The question as to whether part of your garden or grounds are within the residential curtilage of your property or just simply garden, within the domestic use of your property at first hand can appear rather arbitrary.  However the perceived position of this illusive boundary confers rights and obligations that may or may not be available to the property.  For example the following forms of development can only take place within the  residential curtilage:

Development only allowed within the residential curtilage

  • Extensions under permitted development rights
  • Replacement dwellings (the demolition and rebuilding of a domestic dwelling in a different position)
  • Construction of buildings ancillary to a domestic property under permitted development e.g. garage, swimming pool, tennis court, log store etc.

Development not allowed within the residential curtilage

Similarly if it is perceived that part of a building falls within the curtilage of a listed building then restrictions on development and change of use can also apply to the non-listed building.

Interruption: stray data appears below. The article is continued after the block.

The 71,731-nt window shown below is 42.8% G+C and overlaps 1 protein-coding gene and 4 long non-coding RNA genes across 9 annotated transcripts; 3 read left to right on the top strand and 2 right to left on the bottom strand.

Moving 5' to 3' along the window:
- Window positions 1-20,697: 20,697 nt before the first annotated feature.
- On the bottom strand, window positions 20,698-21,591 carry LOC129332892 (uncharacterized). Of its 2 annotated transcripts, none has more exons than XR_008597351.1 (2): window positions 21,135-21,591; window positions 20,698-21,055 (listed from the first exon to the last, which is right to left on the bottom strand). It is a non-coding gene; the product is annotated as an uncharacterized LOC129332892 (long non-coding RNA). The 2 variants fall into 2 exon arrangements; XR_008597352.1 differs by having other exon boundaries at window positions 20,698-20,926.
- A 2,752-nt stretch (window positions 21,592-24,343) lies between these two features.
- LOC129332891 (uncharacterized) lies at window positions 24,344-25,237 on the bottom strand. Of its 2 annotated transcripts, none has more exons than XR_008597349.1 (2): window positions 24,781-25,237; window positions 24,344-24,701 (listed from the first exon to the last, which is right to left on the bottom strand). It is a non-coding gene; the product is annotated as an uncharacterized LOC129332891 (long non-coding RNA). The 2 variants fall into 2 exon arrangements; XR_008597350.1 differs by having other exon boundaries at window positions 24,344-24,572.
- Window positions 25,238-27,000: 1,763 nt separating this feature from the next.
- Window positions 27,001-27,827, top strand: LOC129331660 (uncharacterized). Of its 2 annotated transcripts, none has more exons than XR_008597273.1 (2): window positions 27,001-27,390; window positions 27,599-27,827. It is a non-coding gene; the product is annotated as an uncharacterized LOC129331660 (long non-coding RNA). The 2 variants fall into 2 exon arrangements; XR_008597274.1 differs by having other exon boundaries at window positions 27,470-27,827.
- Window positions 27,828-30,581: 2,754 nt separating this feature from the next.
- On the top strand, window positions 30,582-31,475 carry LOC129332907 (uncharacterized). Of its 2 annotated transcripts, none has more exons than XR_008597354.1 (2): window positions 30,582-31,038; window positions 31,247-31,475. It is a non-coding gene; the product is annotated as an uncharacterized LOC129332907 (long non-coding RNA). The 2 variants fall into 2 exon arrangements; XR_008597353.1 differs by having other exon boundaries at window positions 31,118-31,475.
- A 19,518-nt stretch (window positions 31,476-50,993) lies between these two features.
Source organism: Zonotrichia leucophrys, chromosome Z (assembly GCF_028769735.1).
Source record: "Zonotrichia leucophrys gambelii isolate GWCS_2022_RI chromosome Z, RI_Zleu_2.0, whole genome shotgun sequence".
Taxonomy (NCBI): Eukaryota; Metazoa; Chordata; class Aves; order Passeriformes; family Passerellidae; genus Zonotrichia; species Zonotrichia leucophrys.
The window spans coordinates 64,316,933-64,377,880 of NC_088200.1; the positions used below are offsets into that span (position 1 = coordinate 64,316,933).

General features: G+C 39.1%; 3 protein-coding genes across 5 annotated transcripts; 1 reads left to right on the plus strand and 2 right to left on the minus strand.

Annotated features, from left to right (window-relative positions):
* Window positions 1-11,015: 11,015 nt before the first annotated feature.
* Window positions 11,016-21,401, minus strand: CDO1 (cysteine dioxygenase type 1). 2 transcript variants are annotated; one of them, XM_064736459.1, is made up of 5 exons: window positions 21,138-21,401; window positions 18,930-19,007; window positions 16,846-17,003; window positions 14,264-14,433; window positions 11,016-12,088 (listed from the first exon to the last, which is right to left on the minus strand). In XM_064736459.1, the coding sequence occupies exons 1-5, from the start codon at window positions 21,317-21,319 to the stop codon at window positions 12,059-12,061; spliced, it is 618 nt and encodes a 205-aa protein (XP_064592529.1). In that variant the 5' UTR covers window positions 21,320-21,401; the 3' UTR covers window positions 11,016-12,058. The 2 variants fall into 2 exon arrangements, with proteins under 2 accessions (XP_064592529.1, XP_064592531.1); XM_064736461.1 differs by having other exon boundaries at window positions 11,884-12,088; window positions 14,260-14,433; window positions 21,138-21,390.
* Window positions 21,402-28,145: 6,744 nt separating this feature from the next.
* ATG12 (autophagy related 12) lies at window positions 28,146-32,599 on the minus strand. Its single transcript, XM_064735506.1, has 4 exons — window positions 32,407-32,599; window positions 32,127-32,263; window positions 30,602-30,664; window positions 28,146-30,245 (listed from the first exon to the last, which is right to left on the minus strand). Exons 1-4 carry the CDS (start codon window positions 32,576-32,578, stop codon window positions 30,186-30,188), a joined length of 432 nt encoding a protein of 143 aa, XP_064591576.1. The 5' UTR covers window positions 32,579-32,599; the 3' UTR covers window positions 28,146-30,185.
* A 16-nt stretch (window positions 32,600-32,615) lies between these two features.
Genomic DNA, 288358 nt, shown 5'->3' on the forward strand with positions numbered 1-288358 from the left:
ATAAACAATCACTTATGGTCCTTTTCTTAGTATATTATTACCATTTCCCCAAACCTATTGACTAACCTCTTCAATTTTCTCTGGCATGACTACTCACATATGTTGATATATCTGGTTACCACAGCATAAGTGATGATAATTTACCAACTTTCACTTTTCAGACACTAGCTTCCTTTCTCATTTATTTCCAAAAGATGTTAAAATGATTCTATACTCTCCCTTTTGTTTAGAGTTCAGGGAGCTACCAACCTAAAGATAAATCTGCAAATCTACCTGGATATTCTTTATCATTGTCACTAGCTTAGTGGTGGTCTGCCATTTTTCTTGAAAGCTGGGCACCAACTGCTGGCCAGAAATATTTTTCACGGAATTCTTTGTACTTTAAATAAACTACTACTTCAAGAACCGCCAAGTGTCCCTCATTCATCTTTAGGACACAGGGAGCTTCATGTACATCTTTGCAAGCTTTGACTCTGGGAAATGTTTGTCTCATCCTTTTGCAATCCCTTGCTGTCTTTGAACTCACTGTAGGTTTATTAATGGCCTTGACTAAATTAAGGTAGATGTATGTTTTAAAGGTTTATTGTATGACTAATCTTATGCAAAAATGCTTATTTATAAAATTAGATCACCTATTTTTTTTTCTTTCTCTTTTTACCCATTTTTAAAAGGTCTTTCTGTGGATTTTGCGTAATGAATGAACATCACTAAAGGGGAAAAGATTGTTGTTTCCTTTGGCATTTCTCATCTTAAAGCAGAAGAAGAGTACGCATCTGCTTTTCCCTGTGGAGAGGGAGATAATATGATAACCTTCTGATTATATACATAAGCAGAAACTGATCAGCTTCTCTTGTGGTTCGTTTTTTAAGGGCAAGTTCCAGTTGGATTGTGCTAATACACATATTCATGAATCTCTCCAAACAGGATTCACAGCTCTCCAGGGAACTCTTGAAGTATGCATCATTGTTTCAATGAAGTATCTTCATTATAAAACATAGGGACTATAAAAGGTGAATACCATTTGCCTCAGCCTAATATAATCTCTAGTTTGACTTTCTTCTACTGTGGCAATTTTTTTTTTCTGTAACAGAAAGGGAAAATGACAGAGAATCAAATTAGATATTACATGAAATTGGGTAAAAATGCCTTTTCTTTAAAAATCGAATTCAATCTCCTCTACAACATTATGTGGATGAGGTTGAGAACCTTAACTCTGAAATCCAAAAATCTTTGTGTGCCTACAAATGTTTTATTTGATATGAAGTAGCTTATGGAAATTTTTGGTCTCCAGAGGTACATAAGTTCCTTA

Areas of contention on residential curtilage

Disagreement on the boundary of residential curtilage can occur where a property pre-dates the planning system or parts of the property and or adjoining land have been used contrary to the original permission.  In such circumstances it can be necessary to prove an existing use is lawful through either a retrospective planning application or a Certificate of Lawful Existing Use or Development.  This will regularise the legal status of the use or development so that the property owner or subsequent purchasers can be confident that enforcement action cannot be taken in the future.

There is a lot of confusion over the legal interpretation of residential curtilage as it is not defined in statutory law and therefore relies on several judicial cases, one of which is often misreported.  Any application must take this case law into account and ensure a clear unified case is presented, as the onus of proof is very heavily weighted on the applicant and an unsuccessful submission could result in enforcement action being taken.  In a recent approval we have successfully secured a Lawful Development Certificate that defines the boundary of a properties residential curtilage along with confirming the lawful status of other development previously undertaken via permitted development rights.